Thanks
    161
    Thanked 928 Times in 851 Posts
    All 64 Bit Repair disks should be the same. Just as all retail Win 7 DVD's contain all versions of Win 7, just the key unlocks the particular version, the Repair disk holds all the data you need to open the repair console and other basic system features.

    Sorry, I did not see this thread prior to this.
    BACKUP...BACKUP...BACKUP
    Have a Great Day! Ted


    Sony Vaio Laptop, 2.53 GHz Duo Core Intel CPU, 8 GB RAM, 320 GB HD
    Win 8 Pro (64 Bit), IE 10 (64 Bit)


    Complete PC Specs: By Speccy

  5. The Following User Says Thank You to Medico For This Useful Post:

    Ochie (2012-06-26)

  6. #4
    Star Lounger
    Join Date
    Jul 2012
    Posts
    83
    Thanks
    0
    Thanked 3 Times in 3 Posts
    My problem is that when I create a restore disk using CREATE... it creates the disk but then says it's incompatible (with what it just created)

  7. #5
    Super Moderator CLiNT's Avatar
    Join Date
    Dec 2009
    Location
    California & Arizona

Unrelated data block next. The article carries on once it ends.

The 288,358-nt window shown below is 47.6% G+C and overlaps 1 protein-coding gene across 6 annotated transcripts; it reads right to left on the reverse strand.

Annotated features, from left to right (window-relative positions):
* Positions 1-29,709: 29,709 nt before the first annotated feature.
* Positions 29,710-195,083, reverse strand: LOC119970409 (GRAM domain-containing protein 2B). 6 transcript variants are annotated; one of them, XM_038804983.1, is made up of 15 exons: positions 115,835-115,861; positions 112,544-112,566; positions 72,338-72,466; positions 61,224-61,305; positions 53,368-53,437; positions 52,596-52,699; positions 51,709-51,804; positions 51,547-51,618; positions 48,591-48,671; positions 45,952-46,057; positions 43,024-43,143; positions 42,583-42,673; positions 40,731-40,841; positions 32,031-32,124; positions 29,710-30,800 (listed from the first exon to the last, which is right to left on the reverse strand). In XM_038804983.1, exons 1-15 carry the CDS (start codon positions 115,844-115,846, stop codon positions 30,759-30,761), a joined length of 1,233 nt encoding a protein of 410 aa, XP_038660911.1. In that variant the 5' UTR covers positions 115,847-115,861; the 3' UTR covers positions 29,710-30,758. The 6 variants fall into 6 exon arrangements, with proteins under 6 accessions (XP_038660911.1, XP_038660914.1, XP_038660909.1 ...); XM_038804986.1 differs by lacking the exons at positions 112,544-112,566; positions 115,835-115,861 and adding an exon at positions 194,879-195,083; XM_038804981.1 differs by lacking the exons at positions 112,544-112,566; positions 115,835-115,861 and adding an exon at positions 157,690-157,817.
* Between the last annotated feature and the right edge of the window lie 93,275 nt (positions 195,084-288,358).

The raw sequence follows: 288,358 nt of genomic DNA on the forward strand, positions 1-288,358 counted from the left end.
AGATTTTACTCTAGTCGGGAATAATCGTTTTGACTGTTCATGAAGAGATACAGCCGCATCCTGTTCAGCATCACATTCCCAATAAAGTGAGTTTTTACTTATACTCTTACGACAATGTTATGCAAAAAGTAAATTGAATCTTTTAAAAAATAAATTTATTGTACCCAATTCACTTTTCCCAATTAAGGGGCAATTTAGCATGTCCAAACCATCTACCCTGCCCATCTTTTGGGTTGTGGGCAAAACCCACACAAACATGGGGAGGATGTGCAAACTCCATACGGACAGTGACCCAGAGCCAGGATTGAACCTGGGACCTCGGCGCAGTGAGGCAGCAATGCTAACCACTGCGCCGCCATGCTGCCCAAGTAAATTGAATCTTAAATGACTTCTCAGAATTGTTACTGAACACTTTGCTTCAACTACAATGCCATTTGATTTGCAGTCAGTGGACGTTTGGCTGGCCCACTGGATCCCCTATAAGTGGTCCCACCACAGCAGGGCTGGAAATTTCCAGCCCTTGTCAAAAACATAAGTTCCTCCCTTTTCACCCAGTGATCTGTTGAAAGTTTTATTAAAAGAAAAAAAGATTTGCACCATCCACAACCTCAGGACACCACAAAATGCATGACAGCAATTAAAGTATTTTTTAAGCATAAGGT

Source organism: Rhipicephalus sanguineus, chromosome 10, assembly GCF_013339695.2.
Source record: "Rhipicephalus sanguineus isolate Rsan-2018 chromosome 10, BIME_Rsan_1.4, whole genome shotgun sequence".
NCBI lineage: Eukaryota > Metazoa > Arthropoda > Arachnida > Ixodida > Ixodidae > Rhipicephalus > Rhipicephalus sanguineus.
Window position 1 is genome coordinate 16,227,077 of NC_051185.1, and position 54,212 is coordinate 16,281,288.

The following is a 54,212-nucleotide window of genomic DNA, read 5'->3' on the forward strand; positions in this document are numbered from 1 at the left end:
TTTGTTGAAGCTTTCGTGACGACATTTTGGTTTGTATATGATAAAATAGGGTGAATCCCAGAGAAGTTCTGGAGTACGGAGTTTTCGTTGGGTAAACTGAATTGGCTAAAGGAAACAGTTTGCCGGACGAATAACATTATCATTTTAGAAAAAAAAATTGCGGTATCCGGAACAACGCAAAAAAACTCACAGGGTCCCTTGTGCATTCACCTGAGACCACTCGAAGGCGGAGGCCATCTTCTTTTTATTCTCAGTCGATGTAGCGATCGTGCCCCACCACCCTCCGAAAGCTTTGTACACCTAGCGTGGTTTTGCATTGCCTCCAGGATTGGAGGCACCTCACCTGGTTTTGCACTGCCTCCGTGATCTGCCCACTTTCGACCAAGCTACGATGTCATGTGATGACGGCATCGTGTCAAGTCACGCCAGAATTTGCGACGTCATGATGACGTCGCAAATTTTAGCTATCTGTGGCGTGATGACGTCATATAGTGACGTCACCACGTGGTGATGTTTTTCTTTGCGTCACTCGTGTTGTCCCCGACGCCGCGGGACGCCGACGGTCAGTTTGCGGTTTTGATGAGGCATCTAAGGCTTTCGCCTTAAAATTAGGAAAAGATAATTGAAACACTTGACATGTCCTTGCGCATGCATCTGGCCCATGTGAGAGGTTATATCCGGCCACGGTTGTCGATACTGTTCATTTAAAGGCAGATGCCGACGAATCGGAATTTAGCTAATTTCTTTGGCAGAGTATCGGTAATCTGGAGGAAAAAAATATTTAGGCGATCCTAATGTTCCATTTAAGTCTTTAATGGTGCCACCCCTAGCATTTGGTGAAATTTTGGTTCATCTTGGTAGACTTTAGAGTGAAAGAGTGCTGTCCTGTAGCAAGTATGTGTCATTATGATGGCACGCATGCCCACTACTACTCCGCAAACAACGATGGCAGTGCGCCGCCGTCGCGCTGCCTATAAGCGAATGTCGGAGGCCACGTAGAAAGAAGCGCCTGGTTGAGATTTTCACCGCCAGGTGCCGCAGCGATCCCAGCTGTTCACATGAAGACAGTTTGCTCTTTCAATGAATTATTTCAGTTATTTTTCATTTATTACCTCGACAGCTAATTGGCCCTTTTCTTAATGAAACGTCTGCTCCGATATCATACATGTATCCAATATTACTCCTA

Posts
    5,298
    Thanks
    124
    Thanked 457 Times in 421 Posts
    Do you have a system with it's own specific recovery/restoration means?

    Dogberry,
    Some of us do have lives outside of the lounge. Be patient.


    Yes, typically all 64 bit recovery discs will work in any 64 bit version on Windows 7. Same goes for 32 bit. Now OEM systems may factor differently, but based on the Windows 7 genuine OS DVD disk, they should work as above. There may be issue with disks created pre service pack installation, I doubt it but I cannot answer that with any certainty.

    The information put into recovery disc creation is the same and is not specific to your machine.


    What your job is in all of this is to test and make certain you can get into the recovery console with whatever disk you plan to use.
    Last edited by CLiNT; 2012-07-08 at 22:51.

  8. #6
    Star Lounger
    Join Date
    Jul 2012
    Posts
    83
    Thanks